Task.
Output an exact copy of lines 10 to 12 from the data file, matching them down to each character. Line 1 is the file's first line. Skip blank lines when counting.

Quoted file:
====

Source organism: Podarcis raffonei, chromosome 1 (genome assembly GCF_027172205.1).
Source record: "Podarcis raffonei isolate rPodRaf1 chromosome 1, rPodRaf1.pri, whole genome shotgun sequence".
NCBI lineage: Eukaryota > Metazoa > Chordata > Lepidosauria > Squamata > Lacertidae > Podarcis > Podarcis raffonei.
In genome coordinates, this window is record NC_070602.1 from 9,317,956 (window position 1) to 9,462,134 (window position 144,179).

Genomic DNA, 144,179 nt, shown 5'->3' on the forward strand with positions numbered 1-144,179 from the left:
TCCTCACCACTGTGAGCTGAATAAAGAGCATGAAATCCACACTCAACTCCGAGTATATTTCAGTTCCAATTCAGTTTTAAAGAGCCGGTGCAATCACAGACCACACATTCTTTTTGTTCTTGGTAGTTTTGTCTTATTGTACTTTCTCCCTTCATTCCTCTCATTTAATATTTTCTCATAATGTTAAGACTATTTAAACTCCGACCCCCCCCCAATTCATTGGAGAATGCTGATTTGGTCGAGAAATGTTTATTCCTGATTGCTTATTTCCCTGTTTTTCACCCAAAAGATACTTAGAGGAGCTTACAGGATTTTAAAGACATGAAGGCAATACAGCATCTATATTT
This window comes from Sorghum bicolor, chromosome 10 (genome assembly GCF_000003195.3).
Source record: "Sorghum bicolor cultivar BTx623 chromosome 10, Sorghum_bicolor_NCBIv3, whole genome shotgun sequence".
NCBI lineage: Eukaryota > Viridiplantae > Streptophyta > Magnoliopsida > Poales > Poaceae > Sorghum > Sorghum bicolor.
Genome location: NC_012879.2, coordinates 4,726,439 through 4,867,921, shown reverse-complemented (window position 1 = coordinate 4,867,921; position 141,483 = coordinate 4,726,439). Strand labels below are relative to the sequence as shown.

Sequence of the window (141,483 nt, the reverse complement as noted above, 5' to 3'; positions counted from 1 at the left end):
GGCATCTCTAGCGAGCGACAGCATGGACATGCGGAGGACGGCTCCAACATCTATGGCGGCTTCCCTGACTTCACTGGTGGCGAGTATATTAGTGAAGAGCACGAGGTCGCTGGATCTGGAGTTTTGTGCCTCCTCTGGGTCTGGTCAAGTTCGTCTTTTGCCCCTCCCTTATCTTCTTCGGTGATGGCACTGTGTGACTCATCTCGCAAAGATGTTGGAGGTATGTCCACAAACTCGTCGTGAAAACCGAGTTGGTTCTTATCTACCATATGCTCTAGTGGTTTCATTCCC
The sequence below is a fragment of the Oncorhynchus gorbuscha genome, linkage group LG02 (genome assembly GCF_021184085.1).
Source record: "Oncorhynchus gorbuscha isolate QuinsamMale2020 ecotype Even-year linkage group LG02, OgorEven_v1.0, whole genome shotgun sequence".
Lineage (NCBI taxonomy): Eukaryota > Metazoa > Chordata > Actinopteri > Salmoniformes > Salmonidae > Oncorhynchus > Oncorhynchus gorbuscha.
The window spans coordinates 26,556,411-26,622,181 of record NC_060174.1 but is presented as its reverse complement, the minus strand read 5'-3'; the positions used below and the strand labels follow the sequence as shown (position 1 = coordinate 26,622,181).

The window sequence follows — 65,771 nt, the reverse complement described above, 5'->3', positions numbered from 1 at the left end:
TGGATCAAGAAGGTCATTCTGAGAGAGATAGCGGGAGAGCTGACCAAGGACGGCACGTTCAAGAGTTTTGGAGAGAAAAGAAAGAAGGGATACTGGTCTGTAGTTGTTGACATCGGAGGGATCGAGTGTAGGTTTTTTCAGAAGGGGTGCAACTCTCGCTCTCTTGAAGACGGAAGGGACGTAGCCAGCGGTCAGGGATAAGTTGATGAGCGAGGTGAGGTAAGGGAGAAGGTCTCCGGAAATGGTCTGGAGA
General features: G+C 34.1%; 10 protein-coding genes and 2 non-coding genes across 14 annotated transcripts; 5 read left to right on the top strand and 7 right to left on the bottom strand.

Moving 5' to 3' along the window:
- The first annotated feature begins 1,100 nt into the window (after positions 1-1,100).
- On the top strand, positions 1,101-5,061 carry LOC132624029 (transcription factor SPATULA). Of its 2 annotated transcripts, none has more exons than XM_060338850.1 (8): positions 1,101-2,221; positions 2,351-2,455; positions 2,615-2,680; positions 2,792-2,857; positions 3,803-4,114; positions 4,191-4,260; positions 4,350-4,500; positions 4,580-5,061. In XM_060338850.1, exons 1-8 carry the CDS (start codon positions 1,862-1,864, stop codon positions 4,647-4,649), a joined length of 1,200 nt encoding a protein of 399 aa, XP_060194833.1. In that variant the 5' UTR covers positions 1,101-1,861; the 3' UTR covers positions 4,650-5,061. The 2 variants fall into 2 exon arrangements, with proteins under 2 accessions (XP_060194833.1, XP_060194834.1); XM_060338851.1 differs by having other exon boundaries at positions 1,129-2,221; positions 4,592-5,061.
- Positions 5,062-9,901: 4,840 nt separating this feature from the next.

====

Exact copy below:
Genome location: NC_012879.2, coordinates 4,726,439 through 4,867,921, shown reverse-complemented (window position 1 = coordinate 4,867,921; position 141,483 = coordinate 4,726,439). Strand labels below are relative to the sequence as shown.

Sequence of the window (141,483 nt, the reverse complement as noted above, 5' to 3'; positions counted from 1 at the left end):
GGCATCTCTAGCGAGCGACAGCATGGACATGCGGAGGACGGCTCCAACATCTATGGCGGCTTCCCTGACTTCACTGGTGGCGAGTATATTAGTGAAGAGCACGAGGTCGCTGGATCTGGAGTTTTGTGCCTCCTCTGGGTCTGGTCAAGTTCGTCTTTTGCCCCTCCCTTATCTTCTTCGGTGATGGCACTGTGTGACTCATCTCGCAAAGATGTTGGAGGTATGTCCACAAACTCGTCGTGAAAACCGAGTTGGTTCTTATCTACCATATGCTCTAGTGGTTTCATTCCC